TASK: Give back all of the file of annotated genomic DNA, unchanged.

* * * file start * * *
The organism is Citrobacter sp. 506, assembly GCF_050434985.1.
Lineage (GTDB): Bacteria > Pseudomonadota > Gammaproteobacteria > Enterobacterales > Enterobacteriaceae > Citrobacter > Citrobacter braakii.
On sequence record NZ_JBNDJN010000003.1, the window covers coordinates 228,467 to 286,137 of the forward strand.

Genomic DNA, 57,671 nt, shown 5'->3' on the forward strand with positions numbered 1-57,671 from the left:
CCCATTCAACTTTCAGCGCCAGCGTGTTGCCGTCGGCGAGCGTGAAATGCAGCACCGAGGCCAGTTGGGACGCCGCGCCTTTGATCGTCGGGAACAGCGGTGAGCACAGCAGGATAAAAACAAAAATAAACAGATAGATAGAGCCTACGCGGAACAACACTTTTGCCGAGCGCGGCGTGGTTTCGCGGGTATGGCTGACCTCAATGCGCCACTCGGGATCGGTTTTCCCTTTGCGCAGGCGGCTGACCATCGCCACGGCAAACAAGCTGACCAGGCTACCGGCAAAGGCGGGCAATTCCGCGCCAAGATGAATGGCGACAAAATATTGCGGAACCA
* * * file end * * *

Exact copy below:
The organism is Citrobacter sp. 506, assembly GCF_050434985.1.
Lineage (GTDB): Bacteria > Pseudomonadota > Gammaproteobacteria > Enterobacterales > Enterobacteriaceae > Citrobacter > Citrobacter braakii.
On sequence record NZ_JBNDJN010000003.1, the window covers coordinates 228,467 to 286,137 of the forward strand.

Genomic DNA, 57,671 nt, shown 5'->3' on the forward strand with positions numbered 1-57,671 from the left:
CCCATTCAACTTTCAGCGCCAGCGTGTTGCCGTCGGCGAGCGTGAAATGCAGCACCGAGGCCAGTTGGGACGCCGCGCCTTTGATCGTCGGGAACAGCGGTGAGCACAGCAGGATAAAAACAAAAATAAACAGATAGATAGAGCCTACGCGGAACAACACTTTTGCCGAGCGCGGCGTGGTTTCGCGGGTATGGCTGACCTCAATGCGCCACTCGGGATCGGTTTTCCCTTTGCGCAGGCGGCTGACCATCGCCACGGCAAACAAGCTGACCAGGCTACCGGCAAAGGCGGGCAATTCCGCGCCAAGATGAATGGCGACAAAATATTGCGGAACCA